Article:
Google Consent Mode: Everything You Need to Know

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By Pep Canals, on 3 April 2024

Consent Mode V2 becomes mandatory with the introduction of the new Digital Markets Act, aimed at safeguarding user privacy and fostering fair competition, transparency, and innovation within online businesses, and the new ePrivacy regulation, which aims to protect user privacy in digital communications and transactions within the European Union.

Given the importance of user privacy and data protection, Consent Mode V2 becomes essential for any company advertising online. It is the only way to reach users who have consented to receive advertising, ensuring that their IP remains anonymous and their data has an extra layer of security when used for commercial purposes.

Consent Mode V2 introduces new consent signals such as "ad_user_data," where users acknowledge that their data may be used for advertising purposes, and "ad_personalization," where users consent to their data being used for remarketing. It also includes basic and advanced settings. In the basic setting, Google does not collect any information until the user gives consent, while in the advanced setting, Google collects information without personal identifiers before the user gives consent. This information includes connection time, country of origin, and browser type.

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Google Consent Mode

Differences Between Consent Mode V2 and the First Version

Google released a new version of Consent Mode due to the insufficiency of the first version in light of the new DMA and ePrivacy regulations. The new version includes two new consent signals, "ad_user_data" and "ad_personalization," and two types of configurations: basic and advanced.

Through "ad_user_data" and "ad_personalization," users affirm and accept the use of their data in advertising and remarketing strategies. The configurations allow Google to collect or not collect information before the user gives consent. However, without explicit user consent, the collected data will not contain any personal information.

It's worth noting that with the new version of Consent Mode, device identifiers disappear, making IPs anonymous, and third-party cookies vanish, limiting companies' ability to track and obtain user data.

All companies wishing to use Google's advertising tools must implement the new version of Consent Mode; otherwise, the display or remarketing functionality will not be accessible.

Configuring Google Consent Mode V2

To configure Google Consent Mode V2, take the following steps:

  • Ensure that your website meets three requirements: It is present within the European Economic Area, has a consent banner that blocks tags, and has a Google tag installed.
  • If your website meets the above requirements, install a Consent Management Platform (CMP) if you don't already have one. Alternatively, you can implement it through code on the page (Tag Manager). It's ideal to use a CMP certified by Google, as they facilitate the configuration of Consent Mode V2 and typically include a cookie banner and everything needed to comply with the new regulations. Verified CMPs are usually paid, although there are some offer free versions that may suffice depending on the type of website or application.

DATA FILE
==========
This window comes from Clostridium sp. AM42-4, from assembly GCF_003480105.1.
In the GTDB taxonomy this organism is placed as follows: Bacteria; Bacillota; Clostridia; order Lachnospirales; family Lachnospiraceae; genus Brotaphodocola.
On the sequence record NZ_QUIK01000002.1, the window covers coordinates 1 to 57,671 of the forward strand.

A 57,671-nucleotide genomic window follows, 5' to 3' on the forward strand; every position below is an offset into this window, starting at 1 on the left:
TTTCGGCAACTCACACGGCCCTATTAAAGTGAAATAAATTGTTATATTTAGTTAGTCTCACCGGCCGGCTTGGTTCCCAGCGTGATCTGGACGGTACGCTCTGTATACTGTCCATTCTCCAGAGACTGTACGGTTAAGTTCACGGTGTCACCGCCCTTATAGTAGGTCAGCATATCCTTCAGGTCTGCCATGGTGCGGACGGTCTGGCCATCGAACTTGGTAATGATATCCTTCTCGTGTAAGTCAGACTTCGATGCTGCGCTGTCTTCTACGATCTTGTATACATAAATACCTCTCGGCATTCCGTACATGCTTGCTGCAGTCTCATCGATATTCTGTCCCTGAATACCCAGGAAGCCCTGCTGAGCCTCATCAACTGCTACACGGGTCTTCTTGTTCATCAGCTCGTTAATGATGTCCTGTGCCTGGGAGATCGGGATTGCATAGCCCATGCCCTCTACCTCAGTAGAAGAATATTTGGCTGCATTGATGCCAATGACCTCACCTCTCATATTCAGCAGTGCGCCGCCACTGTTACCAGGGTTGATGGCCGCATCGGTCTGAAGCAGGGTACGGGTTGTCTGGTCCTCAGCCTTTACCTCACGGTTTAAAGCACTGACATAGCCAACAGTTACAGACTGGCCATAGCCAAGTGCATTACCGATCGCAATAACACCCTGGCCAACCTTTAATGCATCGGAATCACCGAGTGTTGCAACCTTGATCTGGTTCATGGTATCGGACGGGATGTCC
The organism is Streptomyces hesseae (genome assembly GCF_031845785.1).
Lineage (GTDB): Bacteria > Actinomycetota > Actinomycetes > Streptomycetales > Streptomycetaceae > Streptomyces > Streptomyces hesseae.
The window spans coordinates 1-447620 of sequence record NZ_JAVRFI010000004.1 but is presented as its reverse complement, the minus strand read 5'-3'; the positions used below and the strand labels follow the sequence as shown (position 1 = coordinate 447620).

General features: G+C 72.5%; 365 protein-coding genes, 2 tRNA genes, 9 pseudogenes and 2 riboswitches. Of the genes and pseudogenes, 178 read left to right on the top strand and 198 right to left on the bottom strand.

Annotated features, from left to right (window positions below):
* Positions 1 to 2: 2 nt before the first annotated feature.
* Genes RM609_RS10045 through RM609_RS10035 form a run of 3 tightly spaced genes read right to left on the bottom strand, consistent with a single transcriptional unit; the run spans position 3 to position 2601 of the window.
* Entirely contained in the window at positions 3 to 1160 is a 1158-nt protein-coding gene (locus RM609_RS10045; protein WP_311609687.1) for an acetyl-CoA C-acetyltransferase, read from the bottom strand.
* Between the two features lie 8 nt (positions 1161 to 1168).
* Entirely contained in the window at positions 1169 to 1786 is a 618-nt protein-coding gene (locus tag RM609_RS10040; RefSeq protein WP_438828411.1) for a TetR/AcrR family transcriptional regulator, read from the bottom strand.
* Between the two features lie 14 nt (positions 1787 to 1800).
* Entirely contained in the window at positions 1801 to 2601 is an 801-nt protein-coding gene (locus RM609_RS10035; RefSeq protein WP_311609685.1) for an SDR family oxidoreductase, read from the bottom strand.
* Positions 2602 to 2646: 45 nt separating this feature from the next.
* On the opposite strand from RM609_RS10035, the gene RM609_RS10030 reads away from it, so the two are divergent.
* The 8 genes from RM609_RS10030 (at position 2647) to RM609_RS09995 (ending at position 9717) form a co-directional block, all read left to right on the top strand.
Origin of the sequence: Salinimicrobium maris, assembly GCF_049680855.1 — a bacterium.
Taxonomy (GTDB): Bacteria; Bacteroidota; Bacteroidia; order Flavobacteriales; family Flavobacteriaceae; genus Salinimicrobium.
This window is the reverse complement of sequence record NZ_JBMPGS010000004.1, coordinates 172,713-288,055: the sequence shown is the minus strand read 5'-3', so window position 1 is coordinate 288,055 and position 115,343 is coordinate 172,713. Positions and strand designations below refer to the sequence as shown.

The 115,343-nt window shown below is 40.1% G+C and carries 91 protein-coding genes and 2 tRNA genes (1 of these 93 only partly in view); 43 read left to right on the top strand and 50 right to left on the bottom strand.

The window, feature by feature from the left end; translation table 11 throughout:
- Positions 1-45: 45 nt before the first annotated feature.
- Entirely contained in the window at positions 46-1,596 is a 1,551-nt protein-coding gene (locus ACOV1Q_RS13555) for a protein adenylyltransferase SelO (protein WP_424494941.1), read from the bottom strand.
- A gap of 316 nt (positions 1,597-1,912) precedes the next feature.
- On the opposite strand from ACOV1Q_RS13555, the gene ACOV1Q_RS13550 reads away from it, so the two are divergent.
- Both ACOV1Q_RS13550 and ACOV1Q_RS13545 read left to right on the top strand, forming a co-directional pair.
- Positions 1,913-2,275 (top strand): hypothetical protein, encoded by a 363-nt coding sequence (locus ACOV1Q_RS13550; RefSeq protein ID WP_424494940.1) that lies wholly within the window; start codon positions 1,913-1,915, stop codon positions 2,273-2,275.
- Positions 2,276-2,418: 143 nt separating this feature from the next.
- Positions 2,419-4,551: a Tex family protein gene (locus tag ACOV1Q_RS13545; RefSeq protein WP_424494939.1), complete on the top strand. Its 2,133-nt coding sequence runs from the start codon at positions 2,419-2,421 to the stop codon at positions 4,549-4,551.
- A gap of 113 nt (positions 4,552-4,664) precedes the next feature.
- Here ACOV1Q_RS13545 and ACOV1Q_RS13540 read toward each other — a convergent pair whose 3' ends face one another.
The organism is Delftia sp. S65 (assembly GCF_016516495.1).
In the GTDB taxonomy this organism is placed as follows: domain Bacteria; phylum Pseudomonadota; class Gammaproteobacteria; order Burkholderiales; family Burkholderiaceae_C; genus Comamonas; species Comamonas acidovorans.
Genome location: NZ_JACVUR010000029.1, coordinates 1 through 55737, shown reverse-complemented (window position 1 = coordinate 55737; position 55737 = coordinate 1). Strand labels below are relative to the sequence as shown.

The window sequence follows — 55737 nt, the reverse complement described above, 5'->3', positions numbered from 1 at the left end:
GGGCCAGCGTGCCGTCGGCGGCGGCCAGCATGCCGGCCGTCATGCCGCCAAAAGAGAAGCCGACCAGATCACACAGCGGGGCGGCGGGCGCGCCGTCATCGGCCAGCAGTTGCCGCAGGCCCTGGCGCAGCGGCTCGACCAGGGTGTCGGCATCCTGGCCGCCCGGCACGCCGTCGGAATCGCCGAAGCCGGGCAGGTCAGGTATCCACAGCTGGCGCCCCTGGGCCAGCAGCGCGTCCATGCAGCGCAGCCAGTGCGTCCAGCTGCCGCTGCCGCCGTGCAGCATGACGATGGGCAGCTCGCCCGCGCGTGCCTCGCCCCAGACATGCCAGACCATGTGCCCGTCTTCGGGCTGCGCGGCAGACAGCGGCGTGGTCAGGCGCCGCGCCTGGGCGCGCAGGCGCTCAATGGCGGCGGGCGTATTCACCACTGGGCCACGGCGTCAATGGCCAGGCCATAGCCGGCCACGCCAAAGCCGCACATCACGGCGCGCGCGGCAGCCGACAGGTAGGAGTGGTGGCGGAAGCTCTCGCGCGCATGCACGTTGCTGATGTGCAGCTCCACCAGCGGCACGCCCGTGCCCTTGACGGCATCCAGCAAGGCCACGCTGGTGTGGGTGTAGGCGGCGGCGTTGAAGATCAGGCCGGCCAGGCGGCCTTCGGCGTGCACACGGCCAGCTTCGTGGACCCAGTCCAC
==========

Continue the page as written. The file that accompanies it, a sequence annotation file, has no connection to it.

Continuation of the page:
• Validate the implementation of the consent mode in Google Ads. This process may take up to seven days, so always check after this time.

Be cautious, as some tools like Cookiebot, Cookieyes, and Cookie Script may already have Google Consent Mode implemented by default. In these cases, no further action is necessary.

How Will Consent Mode V2 Affect Web Analytics?

One of the concerns surrounding the new Consent Mode V2 is its impact on web analytics. Initially, data analysis may become more complex. With the removal of cookies, discrepancies between Google Analytics and other tools or platforms may increase, rendering data less accurate. Perhaps data should now be considered as estimated values rather than relied upon entirely.

It's important to note that companies not using cookies for advertising may experience lower performance compared to those who do. Therefore, strategies will need to evolve and adapt to this new landscape.

Data science consulting with Cyberclick

Pep Canals

Graduado en Telecomunicaciones y Doctor en Fotónica por el Instituto de Ciencias Fotónicas. Cuenta con más de 5 años de experiencia trabajando con Google Ads y Google Analytics, gestionando estrategias de SEM y todo tipo de campañas a través del embudo, desde búsqueda hasta Youtube..

Graduated with a degree in telecommunications and holds a PhD in photonics from the Institute of Photonic Sciences. He has more than 5 years of experience working with Google Ads and Google Analytics, managing SEM, and all campaigns type across the funnel from search to Youtube.